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Pick n Pay and Woolworths on how looting will impact shoppers in South Africa

| Africa

Pick n Pay says that some of its stores have been impacted by looting and violence in parts of Gauteng and KZN, but that outlets in other parts of the country are continuing to operate as normal.

pick n pay store

Staff Writer | Business Tech

However, in areas that have been hit by the looting, these outlets will remain closed until calm, law and order have been restored.

“In common with other retailers, some of Pick n Pay’s stores have been affected by the disruption and damage in Kwa-Zulu Natal and Gauteng,” said David North, chief strategy officer at Pick n Pay.

“The safety of our customers and staff is always our first priority, and, as a precaution, we have temporarily closed a number of stores in the affected areas,” he said.

“We have had disruptions to deliveries in KwaZulu-Natal and Gauteng, and we are working hard with our teams to restock our stores as soon as the situation calms and the safety of our people can be assured.

“It is too early to give an assessment of the trading and financial impact, but our stores continue to be open and trading in areas not affected by the disruption.”

A Woolworths spokesperson said that the group was seeing a similar situation across its stores.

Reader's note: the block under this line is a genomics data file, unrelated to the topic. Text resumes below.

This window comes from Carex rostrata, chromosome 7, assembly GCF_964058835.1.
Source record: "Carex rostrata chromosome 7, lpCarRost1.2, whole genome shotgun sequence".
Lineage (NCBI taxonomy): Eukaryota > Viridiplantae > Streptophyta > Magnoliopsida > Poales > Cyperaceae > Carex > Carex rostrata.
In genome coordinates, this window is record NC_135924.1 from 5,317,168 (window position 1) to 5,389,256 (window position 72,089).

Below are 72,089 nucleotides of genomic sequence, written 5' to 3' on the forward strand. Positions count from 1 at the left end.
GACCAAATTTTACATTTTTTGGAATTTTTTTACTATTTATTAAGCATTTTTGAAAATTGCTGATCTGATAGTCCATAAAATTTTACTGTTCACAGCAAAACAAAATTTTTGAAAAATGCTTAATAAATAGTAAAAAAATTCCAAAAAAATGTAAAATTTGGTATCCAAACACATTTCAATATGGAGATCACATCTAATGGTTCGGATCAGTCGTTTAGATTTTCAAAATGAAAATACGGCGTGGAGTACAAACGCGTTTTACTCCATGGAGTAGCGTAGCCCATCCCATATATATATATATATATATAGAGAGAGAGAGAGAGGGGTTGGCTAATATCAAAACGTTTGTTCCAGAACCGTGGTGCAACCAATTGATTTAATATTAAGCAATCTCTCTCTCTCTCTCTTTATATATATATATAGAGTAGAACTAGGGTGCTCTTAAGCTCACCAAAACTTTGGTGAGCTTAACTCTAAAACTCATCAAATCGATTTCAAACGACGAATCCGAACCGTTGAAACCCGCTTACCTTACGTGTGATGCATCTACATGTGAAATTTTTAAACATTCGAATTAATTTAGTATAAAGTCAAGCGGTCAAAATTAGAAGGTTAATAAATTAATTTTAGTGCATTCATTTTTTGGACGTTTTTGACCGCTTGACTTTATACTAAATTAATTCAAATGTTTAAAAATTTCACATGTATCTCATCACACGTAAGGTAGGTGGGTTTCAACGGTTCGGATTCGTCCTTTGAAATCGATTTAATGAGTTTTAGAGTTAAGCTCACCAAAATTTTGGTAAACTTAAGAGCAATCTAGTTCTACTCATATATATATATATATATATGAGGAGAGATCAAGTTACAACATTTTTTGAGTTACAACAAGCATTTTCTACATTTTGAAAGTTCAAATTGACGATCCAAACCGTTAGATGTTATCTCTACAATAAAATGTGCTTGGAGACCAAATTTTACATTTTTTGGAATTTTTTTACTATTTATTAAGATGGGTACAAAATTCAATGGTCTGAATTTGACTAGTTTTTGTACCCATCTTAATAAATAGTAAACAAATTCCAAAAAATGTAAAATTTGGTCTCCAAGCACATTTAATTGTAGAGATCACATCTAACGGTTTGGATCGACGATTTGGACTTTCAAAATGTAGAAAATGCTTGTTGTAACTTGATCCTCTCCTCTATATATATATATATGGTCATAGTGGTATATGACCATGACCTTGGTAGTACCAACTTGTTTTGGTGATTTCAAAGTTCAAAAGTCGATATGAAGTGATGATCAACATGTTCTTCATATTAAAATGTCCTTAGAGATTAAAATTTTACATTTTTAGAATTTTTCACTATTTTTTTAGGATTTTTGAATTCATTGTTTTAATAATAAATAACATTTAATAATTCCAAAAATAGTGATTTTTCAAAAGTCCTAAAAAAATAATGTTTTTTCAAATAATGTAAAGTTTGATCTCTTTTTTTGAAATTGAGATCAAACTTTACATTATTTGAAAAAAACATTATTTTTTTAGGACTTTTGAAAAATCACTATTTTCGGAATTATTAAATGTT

“Woolworths can confirm that some of our stores in have been closed due to the protest action. The safety of our staff and customers remains our highest priority. All operations will resume once it is safe to continue to trade,” the group said.

The continuing looting in Gauteng and KZN has caused widespread damage to retailers in South Africa and concerns around food security.

More than 200 shopping malls had been looted by mid-Monday afternoon and retailers had lost an estimated R2 billion, said Busisiwe Mavuso, the chief executive officer of Business Leadership South Africa.

President Cyril Ramaphosa appealed for calm in a televised address on Monday night – his second in two days – and warned that the riots posed a severe threat to food security and were disrupting efforts to inoculate people against Covid-19.

“What we are witnessing now are opportunistic acts of criminality, with groups of people instigating chaos merely as a cover for looting and theft,” he said.

“The poor and the marginalized will bear the ultimate brunt of the destruction that’s currently underway.”

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